Homemade Beer Bread
Grease a bread pan and preheat oven for 375 degrees.
In a large mixing bowl, combine the flour, baking powder, salt, and sugar. Then make a well in the center of the bowl and pour the beer in the middle. Fold the dry ingredients into the beer until well incorporated.
Put the batter in the greased bread tin and top with melted butter.
Cook for 40 minutes (or until a tooth pick comes out clear).
Let cool for 10 minutes and then make whatever you’ve like out of it! Or just top with butter and serve warm. Mmmmmmm
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Woah, where to begin? It’s been over two weeks since my last post but I promise I have good excuses for this. First off, I spent my Thanksgiving vacation in the mountains in Colorado with my Ma’s side of the family. And although living on the side of a mountain in a mansion of a log cabin is perfect for skiing and sledding and getting drunk off of bloody marys…it’s not the type of place where I’d have internet connection….. sooooo no posting for me that week.
But, while we are on the topic, I got some awesome pictures of the long weekend!
We decided to drive which meant that those 36 hours of car time was bound to ignite a roadtrip-esc experience of stopping at every road side attraction possible.
The weekend consisted of hanging out with my brother in Denver, taking snow filled walks, drinking with family, eating, eating, eating, and playing in the mountains.
I didn’t really have the patience or internal heat for skiing (although we did try it one day! But that just ended in us spending 80 percent of the time in the lodge at the bottom getting tipsy). We did go tubing on top of a mountain at Keystone the Sunday we were there (pictured above) and it was so much fun. I promise my brother is not as mean (well…mostly) as he looks in this picture.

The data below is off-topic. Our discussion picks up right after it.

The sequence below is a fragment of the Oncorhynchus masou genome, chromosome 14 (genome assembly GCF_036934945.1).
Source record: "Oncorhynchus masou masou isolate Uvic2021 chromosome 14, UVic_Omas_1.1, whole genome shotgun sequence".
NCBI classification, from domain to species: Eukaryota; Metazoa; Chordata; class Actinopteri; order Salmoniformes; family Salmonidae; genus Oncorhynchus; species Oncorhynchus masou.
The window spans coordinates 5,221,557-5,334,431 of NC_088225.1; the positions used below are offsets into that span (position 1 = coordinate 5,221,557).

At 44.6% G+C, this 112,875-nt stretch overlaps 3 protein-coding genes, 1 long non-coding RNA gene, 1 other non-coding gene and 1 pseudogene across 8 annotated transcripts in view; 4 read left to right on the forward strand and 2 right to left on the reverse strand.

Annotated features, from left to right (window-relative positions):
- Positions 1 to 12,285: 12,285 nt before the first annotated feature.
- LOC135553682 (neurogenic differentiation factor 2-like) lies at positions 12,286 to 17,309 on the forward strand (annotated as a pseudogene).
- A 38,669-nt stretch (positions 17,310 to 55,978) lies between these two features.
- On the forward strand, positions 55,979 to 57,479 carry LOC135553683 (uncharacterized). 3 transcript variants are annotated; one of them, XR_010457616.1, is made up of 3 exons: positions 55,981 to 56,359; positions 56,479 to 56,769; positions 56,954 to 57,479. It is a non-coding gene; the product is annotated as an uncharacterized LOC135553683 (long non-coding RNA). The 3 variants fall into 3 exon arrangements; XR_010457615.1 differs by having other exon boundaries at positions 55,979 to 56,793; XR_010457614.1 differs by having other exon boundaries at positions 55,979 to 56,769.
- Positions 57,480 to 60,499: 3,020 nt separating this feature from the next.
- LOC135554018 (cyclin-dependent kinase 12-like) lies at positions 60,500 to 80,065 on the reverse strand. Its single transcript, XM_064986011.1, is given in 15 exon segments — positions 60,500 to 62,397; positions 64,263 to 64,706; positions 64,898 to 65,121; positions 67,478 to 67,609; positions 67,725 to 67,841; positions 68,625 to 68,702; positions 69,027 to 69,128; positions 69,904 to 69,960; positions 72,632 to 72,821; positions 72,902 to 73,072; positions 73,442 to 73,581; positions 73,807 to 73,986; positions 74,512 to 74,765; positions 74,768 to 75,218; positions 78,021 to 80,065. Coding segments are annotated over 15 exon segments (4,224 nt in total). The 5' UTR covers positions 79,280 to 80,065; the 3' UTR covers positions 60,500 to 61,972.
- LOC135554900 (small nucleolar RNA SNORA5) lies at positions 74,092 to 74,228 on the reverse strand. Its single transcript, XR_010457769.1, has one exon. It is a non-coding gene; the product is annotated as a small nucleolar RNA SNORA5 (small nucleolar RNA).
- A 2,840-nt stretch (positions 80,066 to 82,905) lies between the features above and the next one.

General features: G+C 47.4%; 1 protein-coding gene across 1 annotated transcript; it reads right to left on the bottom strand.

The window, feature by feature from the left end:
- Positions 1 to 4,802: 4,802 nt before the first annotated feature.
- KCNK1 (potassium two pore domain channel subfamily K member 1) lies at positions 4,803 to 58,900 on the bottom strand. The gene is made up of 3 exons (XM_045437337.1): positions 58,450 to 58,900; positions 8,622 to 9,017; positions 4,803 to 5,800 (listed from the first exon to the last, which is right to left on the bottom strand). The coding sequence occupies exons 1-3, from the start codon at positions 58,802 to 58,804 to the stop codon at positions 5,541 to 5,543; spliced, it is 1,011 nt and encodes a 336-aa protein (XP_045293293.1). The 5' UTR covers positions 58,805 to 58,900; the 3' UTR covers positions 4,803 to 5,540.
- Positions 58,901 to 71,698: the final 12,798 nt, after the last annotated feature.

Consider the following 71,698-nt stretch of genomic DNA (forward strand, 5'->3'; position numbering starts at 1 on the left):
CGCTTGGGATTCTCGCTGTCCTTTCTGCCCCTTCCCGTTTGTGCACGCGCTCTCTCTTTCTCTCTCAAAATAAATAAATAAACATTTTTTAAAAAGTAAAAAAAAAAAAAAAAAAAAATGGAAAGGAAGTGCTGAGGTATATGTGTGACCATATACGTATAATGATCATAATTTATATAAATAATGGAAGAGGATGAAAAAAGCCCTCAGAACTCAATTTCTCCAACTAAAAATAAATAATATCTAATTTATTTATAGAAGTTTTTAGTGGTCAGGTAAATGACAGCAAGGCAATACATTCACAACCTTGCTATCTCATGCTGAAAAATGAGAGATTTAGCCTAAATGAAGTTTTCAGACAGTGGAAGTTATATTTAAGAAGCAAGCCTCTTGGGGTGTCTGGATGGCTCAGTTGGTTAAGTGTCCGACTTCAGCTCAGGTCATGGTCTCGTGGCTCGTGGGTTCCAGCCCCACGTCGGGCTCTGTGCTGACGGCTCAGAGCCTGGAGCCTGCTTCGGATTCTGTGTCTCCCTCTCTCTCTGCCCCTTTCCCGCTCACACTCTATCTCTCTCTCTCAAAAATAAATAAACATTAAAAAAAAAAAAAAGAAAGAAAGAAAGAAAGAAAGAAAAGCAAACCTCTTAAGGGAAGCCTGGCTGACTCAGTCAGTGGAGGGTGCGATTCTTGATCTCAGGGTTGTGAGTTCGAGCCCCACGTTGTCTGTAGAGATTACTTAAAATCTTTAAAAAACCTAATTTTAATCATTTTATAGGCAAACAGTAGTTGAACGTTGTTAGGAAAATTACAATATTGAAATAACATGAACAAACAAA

So where am I going with this lengthy and wordy post? Well, on our 36 hour car ride endevour, we made it a point to stop at as many Goodwills along the way as possible (we are vintage shopping horders. Serious problem, we know). And while at a small Goodwill in Middle-of-nowhere, Kansas I came across a Betty Crocker Deluxe cookbook set. I mean this thing is legendary, it was published in 1969 and has 4 separate cookbooks that fit perfectly into a boxset with Betty Crocker’s face (or at least what they decided she should look like if she was to really exist) painted across the front (don’t worry- I’ll include a picture of it later!). Anyhow, this boxset got me to thinking that the places I look for recipes are all quite similar and I need to start experimenting with other sources. So I’ve decided that every so often I’m going to do a retro recipe where I adapt one of the original Betty Crocker recipes from this deluxe set into a revamped, modern vegetarian dish! Don’t worry, there are alot of recipes in this book that went out of style for a reason (cactus juice=milk and green food coloring. wwaaaah?) so I’ll try to stick to appetizing oldies.
This recipe I made while we were staying in the cabin. What I did was make it alcohol free for all the kiddies but keep the whiskey close for people who wanted to add it to their serving.
Spiced Orange Apple Cider
(Adapted from Betty Crocker)
Stick the cloves into the orange skins like shown.
Then add everything to a big pot and let simmer for an hour! This will mend the flavors all together to create a warm and crisp flavor!
Serve with whiskey or cinnamon sticks. Boom. that’s it.